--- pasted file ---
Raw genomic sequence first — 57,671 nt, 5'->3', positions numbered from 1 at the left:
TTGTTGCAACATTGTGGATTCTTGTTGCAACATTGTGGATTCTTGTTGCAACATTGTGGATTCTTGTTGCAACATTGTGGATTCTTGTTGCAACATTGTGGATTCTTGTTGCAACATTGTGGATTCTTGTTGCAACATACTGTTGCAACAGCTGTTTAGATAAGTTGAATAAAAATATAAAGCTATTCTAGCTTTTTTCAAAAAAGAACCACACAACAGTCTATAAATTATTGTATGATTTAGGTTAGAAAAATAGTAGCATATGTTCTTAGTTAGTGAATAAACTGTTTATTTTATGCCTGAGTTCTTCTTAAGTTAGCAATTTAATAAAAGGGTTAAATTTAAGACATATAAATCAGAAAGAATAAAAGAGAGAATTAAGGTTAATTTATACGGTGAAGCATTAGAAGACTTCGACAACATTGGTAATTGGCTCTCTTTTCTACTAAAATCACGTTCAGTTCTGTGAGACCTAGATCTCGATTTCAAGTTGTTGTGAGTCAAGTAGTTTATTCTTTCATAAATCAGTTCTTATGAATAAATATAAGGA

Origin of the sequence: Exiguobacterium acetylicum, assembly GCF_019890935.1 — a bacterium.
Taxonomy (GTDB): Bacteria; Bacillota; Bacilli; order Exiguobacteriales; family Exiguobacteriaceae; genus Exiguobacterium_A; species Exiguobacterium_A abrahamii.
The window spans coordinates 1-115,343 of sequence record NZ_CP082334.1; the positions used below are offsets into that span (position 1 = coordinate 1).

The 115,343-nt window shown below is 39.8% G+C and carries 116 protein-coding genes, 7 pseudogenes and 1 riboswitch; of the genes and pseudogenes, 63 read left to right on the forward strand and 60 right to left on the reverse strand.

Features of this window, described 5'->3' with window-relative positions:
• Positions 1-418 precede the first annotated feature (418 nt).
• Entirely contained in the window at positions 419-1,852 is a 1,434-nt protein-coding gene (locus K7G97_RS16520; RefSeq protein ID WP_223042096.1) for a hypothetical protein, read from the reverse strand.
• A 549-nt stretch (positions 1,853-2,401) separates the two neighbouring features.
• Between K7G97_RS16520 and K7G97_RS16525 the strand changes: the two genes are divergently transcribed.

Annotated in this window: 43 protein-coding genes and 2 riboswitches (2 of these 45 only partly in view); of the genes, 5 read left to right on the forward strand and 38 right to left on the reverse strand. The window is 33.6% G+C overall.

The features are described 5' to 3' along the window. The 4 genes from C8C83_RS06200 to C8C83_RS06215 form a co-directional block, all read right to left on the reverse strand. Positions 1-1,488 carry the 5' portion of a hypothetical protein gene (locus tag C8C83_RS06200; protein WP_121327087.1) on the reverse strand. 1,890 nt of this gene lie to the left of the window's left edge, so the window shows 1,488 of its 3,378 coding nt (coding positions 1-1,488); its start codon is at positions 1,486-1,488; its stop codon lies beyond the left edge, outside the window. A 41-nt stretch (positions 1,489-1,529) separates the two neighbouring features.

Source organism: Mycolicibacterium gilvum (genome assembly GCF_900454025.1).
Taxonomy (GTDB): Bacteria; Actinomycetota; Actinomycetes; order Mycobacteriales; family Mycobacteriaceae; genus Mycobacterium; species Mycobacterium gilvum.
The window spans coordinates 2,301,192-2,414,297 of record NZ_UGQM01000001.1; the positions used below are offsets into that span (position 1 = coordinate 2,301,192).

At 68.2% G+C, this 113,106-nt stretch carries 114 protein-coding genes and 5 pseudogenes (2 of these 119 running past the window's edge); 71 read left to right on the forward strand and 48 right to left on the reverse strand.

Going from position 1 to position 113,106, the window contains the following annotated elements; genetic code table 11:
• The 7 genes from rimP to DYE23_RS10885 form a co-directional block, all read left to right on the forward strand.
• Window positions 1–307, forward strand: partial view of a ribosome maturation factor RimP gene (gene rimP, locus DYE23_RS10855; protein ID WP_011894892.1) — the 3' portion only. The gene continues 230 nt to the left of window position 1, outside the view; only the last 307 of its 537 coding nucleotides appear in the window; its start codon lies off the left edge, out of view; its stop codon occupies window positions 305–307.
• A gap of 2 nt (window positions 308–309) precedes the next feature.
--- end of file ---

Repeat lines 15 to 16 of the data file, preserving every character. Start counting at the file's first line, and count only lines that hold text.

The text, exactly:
Taxonomy (GTDB): Bacteria; Actinomycetota; Actinomycetes; order Mycobacteriales; family Mycobacteriaceae; genus Mycobacterium; species Mycobacterium gilvum.
The window spans coordinates 2,301,192-2,414,297 of record NZ_UGQM01000001.1; the positions used below are offsets into that span (position 1 = coordinate 2,301,192).